A snowflake is a most fragile creation, but look what they can do when they stick together!  ~ Verna M. KellySnowpocalypse

Here in southwestern New Hampshire, we have had about 80 inches of snow fall in the last 30 days.  You know you have had too much snow when your 8 year old neighbor cries because there is no school again today.   All the snow piling up prompted my friend and client, Mike to call me.  We joked about the snow canyons we are building with our plowing and snow blowing and wondered where we are going to put the results of whatever this weekend’s storm brings.  When we finished sharing our horror stories, we got down to Mike’s questions.  With all the roof and deck collapses being reported in CT and MA; would he have coverage if he had a similar problem?   Would the company find him responsible for not shoveling the deck or raking the roof and deny a claim?   He insures both his home and his business with us and was worried about both buildings since his home has a pitched roof and the office is a flat roof building.

I told Mike coverage on his office building depended on what policy form he has.  If he had a basic policy form, there is no coverage, but on a special form the peril of collapse due to the weight of ice and snow is covered.  After reviewing his policy, I let him know he had the right coverage.

I then let Mike know that his homeowner’s policy also covers collapse due to the weight of ice and snow.  So the policy would cover him if his roof collapsed, his deck fell off the house or his garage or shed collapsed.  I did mention that newer policy forms have tightened the definition of collapse and now state that a building cracking, bulging, bending, leaning, settling, shrinking, or expanding is not in a state of collapse and would not be covered.   It has to fall down for coverage to be triggered.  The newer forms also exclude damage to gutters and downspouts.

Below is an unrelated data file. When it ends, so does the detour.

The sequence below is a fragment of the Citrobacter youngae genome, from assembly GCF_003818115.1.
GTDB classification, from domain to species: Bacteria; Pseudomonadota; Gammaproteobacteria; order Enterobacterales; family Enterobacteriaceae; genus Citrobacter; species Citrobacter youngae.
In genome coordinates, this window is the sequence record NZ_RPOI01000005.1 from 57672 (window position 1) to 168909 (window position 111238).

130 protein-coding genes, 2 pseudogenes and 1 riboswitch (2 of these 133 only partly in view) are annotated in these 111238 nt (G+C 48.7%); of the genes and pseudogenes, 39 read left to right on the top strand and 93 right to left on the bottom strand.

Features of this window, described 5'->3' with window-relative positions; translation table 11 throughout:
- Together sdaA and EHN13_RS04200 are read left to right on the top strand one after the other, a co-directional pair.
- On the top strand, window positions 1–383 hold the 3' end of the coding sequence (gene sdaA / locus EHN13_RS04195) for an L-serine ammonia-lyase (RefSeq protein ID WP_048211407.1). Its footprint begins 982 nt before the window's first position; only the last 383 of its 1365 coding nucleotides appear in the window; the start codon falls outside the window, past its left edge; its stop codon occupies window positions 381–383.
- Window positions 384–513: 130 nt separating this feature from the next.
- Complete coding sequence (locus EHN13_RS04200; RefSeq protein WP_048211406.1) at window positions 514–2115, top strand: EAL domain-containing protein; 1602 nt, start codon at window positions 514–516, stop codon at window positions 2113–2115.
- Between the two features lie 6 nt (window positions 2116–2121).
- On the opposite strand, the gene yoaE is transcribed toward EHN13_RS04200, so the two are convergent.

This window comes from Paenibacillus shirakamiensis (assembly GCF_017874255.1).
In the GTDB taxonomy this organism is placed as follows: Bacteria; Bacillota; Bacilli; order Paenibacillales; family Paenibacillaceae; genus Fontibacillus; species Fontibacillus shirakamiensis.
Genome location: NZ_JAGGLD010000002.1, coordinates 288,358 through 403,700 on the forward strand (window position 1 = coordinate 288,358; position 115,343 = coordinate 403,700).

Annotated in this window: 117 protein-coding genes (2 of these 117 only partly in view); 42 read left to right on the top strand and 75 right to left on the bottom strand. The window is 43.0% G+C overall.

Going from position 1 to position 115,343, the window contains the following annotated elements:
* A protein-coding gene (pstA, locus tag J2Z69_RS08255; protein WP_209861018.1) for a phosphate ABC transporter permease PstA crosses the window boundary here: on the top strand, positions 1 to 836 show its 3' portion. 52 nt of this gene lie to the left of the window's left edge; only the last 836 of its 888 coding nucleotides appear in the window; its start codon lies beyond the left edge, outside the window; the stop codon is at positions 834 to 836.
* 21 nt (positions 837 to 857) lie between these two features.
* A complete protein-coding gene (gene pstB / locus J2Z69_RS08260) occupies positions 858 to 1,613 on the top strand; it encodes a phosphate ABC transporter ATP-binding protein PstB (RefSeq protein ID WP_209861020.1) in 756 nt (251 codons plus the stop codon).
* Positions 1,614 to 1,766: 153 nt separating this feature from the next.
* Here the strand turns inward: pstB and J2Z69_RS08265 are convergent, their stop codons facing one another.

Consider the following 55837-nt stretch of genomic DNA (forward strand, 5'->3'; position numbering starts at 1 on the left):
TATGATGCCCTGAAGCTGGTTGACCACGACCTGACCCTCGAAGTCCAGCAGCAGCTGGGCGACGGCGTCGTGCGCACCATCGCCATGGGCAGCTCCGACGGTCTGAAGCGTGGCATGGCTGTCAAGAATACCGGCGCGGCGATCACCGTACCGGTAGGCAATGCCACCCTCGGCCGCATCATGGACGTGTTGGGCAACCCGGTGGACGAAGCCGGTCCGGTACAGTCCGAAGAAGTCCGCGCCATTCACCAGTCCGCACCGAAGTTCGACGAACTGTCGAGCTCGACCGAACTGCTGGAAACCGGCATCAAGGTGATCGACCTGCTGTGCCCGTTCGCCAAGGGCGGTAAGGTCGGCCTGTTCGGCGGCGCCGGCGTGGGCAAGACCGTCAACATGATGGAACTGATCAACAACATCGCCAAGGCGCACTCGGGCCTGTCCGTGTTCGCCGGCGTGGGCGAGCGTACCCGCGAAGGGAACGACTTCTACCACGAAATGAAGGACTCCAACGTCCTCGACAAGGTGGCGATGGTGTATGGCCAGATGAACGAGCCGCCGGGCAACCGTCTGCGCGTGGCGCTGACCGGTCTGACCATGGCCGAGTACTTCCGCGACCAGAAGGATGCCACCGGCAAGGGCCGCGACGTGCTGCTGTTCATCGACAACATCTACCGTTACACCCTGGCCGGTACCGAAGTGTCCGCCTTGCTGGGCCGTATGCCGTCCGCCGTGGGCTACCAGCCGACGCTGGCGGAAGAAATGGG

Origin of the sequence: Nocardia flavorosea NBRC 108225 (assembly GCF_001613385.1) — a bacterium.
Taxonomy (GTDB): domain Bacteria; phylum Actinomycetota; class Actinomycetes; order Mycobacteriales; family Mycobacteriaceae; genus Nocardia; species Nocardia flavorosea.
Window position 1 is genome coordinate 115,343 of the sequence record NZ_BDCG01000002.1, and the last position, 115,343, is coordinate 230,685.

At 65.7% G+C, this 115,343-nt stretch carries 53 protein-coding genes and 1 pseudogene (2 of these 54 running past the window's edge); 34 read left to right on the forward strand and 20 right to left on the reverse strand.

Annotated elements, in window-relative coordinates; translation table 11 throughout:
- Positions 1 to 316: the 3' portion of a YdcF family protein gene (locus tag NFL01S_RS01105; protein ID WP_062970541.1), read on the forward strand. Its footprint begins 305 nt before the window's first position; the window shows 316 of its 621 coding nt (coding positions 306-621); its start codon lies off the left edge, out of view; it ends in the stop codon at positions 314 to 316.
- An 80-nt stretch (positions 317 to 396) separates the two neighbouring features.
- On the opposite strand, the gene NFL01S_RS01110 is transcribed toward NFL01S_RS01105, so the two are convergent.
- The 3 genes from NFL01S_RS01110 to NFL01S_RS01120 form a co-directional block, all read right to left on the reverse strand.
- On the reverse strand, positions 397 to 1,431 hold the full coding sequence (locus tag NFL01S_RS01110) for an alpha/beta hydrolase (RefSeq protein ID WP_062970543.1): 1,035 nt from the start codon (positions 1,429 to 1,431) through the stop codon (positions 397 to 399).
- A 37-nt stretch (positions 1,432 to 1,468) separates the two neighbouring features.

Mike’s other question was would either company feel he was negligent for not raking the roof or shoveling the deck.  Regardless of personal or commercial coverage, the policy requires you to use ‘reasonable’ means to protect property.  Is it reasonable to climb on a roof covered with snow and ice and during a snowstorm? Is it more reasonable for a 28-year-old to do this than someone who’s 48 or 78?  What about some one in good health versus someone with arthritis?  What if the property owner just doesn't know their roof can't support a dozen or more inches of wet snow?   What is reasonable?  As long as you didn’t intend to cause the loss by your lack of action the company won’t find you negligent.

Keep in mind though, prudently, Mike should either hire someone to rake the roof or do it himself.   Mike should shovel the deck both to keep it from collapsing but also because it is a means of egress from the house.  It would be difficult to escape the house through four feet of snow piled on the deck and stairs if there were a fire or other emergency.  Keeping walks clear of ice by salting or sanding is also a homeowner’s responsibility.

I did tell Mike that since he is a klutz and falls over his own feet for little or no reason, maybe he should stay off the roof.  Better to let the experts take care of it.

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